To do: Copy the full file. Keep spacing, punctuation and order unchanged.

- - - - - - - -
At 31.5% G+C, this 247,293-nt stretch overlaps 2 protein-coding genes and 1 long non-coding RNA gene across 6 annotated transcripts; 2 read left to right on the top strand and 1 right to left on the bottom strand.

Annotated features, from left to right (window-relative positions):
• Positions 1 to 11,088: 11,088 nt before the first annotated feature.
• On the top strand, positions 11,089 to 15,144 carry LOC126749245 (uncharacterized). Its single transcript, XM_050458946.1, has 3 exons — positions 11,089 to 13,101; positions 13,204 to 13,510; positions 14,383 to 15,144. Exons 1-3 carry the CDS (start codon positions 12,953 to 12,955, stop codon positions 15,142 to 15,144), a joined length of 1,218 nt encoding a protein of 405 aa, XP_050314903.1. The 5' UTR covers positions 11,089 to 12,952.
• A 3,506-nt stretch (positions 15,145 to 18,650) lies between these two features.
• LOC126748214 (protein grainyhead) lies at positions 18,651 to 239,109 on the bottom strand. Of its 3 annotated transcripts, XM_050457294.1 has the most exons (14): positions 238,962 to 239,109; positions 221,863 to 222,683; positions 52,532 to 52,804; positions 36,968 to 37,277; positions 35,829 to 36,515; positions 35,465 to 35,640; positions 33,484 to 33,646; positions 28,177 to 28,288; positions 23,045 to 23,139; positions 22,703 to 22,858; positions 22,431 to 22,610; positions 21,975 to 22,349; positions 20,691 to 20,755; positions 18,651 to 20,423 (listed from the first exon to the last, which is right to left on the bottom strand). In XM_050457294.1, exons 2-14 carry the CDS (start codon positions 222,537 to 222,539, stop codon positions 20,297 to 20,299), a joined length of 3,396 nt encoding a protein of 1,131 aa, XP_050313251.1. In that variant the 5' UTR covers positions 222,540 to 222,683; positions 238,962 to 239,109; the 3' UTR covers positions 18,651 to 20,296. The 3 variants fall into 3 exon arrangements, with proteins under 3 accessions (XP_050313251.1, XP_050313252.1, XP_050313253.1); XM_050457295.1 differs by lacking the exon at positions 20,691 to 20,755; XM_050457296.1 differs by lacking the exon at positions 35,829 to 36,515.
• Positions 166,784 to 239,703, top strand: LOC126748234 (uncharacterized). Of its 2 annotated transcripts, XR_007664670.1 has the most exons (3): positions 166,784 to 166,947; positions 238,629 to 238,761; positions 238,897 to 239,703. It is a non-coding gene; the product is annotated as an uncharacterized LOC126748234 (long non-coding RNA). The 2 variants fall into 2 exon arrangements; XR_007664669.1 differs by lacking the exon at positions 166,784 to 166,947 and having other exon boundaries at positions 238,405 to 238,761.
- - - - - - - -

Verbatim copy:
At 31.5% G+C, this 247,293-nt stretch overlaps 2 protein-coding genes and 1 long non-coding RNA gene across 6 annotated transcripts; 2 read left to right on the top strand and 1 right to left on the bottom strand.

Annotated features, from left to right (window-relative positions):
• Positions 1 to 11,088: 11,088 nt before the first annotated feature.
• On the top strand, positions 11,089 to 15,144 carry LOC126749245 (uncharacterized). Its single transcript, XM_050458946.1, has 3 exons — positions 11,089 to 13,101; positions 13,204 to 13,510; positions 14,383 to 15,144. Exons 1-3 carry the CDS (start codon positions 12,953 to 12,955, stop codon positions 15,142 to 15,144), a joined length of 1,218 nt encoding a protein of 405 aa, XP_050314903.1. The 5' UTR covers positions 11,089 to 12,952.
• A 3,506-nt stretch (positions 15,145 to 18,650) lies between these two features.
• LOC126748214 (protein grainyhead) lies at positions 18,651 to 239,109 on the bottom strand. Of its 3 annotated transcripts, XM_050457294.1 has the most exons (14): positions 238,962 to 239,109; positions 221,863 to 222,683; positions 52,532 to 52,804; positions 36,968 to 37,277; positions 35,829 to 36,515; positions 35,465 to 35,640; positions 33,484 to 33,646; positions 28,177 to 28,288; positions 23,045 to 23,139; positions 22,703 to 22,858; positions 22,431 to 22,610; positions 21,975 to 22,349; positions 20,691 to 20,755; positions 18,651 to 20,423 (listed from the first exon to the last, which is right to left on the bottom strand). In XM_050457294.1, exons 2-14 carry the CDS (start codon positions 222,537 to 222,539, stop codon positions 20,297 to 20,299), a joined length of 3,396 nt encoding a protein of 1,131 aa, XP_050313251.1. In that variant the 5' UTR covers positions 222,540 to 222,683; positions 238,962 to 239,109; the 3' UTR covers positions 18,651 to 20,296. The 3 variants fall into 3 exon arrangements, with proteins under 3 accessions (XP_050313251.1, XP_050313252.1, XP_050313253.1); XM_050457295.1 differs by lacking the exon at positions 20,691 to 20,755; XM_050457296.1 differs by lacking the exon at positions 35,829 to 36,515.
• Positions 166,784 to 239,703, top strand: LOC126748234 (uncharacterized). Of its 2 annotated transcripts, XR_007664670.1 has the most exons (3): positions 166,784 to 166,947; positions 238,629 to 238,761; positions 238,897 to 239,703. It is a non-coding gene; the product is annotated as an uncharacterized LOC126748234 (long non-coding RNA). The 2 variants fall into 2 exon arrangements; XR_007664669.1 differs by lacking the exon at positions 166,784 to 166,947 and having other exon boundaries at positions 238,405 to 238,761.